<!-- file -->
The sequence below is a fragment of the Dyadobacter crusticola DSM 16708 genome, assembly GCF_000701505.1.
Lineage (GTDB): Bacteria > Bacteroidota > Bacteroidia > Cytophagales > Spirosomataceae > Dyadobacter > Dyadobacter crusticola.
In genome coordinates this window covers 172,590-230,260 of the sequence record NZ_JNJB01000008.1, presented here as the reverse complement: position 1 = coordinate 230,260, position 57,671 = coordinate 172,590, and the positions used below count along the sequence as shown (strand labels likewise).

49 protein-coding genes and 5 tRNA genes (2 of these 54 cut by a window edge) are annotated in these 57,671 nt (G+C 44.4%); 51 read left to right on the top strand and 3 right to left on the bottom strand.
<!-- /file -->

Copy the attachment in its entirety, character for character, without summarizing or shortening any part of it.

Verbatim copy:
The sequence below is a fragment of the Dyadobacter crusticola DSM 16708 genome, assembly GCF_000701505.1.
Lineage (GTDB): Bacteria > Bacteroidota > Bacteroidia > Cytophagales > Spirosomataceae > Dyadobacter > Dyadobacter crusticola.
In genome coordinates this window covers 172,590-230,260 of the sequence record NZ_JNJB01000008.1, presented here as the reverse complement: position 1 = coordinate 230,260, position 57,671 = coordinate 172,590, and the positions used below count along the sequence as shown (strand labels likewise).

49 protein-coding genes and 5 tRNA genes (2 of these 54 cut by a window edge) are annotated in these 57,671 nt (G+C 44.4%); 51 read left to right on the top strand and 3 right to left on the bottom strand.